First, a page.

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So, if you’re flying out of DFW Airport, book and pre-pay your terminal parking at a significant discount using the link above. Choose the least crowded TSA security checkpoint by consulting the link above. Use the Skylink to speed between terminals and the DFW Airport app to find restaurants that meet your preferences.

Finally, use your airline’s app to receive the latest flight info but if you’re in a rush, simply Google your airline/flight number (example above–I searched for AAL 2572) to find your most current flight information.

That’s it. save yourself time, effort and money using the four tips above, and have a great flight out of DFW Airport.

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Airports, Weapons and YOU.

Posted in air travel, air traveler, airline industry, airline passenger, airline pilot, airline pilot blog, airport, airport security, flight crew with tags , , , , on January 8, 2017 by Chris Manno

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Airports, Weapons, and You.

The tragic shooting at the Fort Lauderdale airport raises several crucial questions that deserve answers–but no one in law enforcement or airport management has thus far asked the right question much less offered an adequate answer.

But here’s the unspoken danger: the baggage claim area in the Fort Lauderdale airport is by city ordinance a weapons-free zone. Here’s the warning sign posted at every airport entrance. In this case, it’s at the baggage claim entrance.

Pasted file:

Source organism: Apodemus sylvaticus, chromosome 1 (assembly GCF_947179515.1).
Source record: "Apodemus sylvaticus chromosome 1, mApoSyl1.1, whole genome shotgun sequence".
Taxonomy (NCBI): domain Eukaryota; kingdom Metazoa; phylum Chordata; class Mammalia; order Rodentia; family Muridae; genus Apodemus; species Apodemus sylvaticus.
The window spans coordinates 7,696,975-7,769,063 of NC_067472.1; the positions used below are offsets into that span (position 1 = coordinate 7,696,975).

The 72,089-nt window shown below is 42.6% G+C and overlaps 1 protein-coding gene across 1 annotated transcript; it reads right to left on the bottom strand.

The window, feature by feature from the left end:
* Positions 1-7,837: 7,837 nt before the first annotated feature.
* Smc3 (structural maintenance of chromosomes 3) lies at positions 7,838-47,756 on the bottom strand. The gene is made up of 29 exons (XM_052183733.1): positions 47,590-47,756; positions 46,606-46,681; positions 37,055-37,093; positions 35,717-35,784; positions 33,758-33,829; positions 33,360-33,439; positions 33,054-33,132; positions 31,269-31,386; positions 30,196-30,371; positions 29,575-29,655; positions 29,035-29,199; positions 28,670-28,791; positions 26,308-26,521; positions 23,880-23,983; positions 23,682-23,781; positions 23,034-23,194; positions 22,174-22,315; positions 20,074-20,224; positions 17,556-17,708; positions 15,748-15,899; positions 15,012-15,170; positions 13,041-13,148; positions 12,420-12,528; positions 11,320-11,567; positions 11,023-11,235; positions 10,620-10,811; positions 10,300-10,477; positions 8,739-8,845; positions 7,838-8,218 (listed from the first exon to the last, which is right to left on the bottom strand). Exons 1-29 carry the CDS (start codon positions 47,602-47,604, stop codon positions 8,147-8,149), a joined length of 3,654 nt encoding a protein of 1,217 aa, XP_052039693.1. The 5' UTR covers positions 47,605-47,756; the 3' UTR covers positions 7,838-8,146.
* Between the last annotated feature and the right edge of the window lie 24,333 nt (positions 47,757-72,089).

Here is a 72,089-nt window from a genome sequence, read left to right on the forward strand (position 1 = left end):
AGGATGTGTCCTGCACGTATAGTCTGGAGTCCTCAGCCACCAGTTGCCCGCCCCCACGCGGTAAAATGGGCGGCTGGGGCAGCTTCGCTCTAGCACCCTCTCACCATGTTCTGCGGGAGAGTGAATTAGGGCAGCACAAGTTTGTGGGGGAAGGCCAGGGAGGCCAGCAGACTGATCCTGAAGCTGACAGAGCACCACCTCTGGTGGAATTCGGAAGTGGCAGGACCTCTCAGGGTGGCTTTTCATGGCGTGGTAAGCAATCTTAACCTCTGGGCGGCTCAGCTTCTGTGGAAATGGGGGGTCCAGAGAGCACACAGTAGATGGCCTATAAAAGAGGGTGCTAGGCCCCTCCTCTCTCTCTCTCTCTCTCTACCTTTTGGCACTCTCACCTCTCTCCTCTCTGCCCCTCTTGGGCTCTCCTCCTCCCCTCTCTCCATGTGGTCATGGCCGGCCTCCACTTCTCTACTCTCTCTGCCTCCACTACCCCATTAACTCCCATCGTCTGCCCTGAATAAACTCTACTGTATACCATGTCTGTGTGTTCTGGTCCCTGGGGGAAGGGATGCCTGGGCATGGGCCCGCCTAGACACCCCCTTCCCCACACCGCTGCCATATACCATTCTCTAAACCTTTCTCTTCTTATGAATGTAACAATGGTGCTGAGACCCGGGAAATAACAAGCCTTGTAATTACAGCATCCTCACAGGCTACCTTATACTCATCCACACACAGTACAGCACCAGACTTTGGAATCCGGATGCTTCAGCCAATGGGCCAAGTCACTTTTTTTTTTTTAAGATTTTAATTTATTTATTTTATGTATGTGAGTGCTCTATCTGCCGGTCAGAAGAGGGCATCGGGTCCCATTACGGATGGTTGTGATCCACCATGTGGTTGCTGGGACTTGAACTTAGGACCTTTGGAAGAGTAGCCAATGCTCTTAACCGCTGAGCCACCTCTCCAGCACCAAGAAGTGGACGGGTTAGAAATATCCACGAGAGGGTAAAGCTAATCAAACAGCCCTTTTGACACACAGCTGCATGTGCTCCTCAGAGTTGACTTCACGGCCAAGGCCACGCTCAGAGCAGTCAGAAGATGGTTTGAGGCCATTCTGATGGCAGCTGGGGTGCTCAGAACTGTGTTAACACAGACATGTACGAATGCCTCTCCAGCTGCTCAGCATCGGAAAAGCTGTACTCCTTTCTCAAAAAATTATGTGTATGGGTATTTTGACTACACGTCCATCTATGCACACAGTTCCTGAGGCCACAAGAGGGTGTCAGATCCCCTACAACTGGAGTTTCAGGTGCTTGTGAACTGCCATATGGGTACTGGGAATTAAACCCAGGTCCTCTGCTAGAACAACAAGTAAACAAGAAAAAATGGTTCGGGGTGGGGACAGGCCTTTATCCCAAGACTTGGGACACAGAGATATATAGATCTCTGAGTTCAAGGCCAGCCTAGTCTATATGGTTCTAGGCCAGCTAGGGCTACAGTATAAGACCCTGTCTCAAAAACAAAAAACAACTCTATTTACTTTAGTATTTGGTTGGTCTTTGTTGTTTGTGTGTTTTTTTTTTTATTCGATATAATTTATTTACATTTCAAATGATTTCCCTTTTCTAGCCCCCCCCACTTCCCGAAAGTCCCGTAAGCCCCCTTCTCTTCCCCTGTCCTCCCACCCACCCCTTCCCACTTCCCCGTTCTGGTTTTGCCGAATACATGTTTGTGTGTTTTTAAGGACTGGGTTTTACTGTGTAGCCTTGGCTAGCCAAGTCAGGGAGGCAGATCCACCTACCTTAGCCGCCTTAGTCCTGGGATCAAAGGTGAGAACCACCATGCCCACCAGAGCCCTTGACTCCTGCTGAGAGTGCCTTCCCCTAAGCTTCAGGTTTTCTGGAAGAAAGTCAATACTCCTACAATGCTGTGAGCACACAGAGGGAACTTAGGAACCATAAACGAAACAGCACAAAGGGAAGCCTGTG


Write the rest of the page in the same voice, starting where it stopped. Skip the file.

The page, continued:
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By law, all weapons–including firearms, as depicted in the warning–are prohibited in the baggage claim area. Which raises the major question: why did the Fort Lauderdale Airport as well as the airline that carried the handgun allow that deadly weapon to be delivered into the hands of the alleged shooter within their own designated weapons-free zone?

That raises more questions: do passengers, crew and airport employees have a reasonable expectation that the airport authority will enforce their own weapons prohibition, keeping the baggage claim and everyone in it safe? Do the airlines have to deliver weapons and ammunition, as was the case in the recent Fort Lauderdale mass shooting, to the alleged gunman at all? 

That’s a two-part question. First, why are airlines in the business of transporting weapons and ammunition in the first place? By doing so, they’re introducing both deadly items into the secure side of the airport where even employees are prohibited from from accessing any weapons–but there they lay among other innocuous luggage items, in the open baggage handling areas at both the origination and destination airports.

The second part is, why carry weapons aboard passenger jets, even in the cargo hold, at all? One major airline no longer ships pets as cargo, period, for a lot of good reasons. Is there a more urgent reason to transport weapons and ammunition, and worse, to deliver them to a passenger in the secure area where weapons are explicitly prohibited? Why would an airline do that, and why would an airport permit that?

Certainly, violence can always be introduced from the outside by force. Sadly, in this case, the weapon and ammunition that killed five people in Fort Lauderdale was delivered by an airline into the hands of the shooter in the airport’s own weapons-free zone with their concurrence.

Those who must transport a weapon can do so by means other than the cargo compartment of an airliner, solving that problem. But besides a radical change in the way airlines and airports regard weapons and weapons-free zones, little can be done to prevent future loss of life like the tragedy in Fort Lauderdale.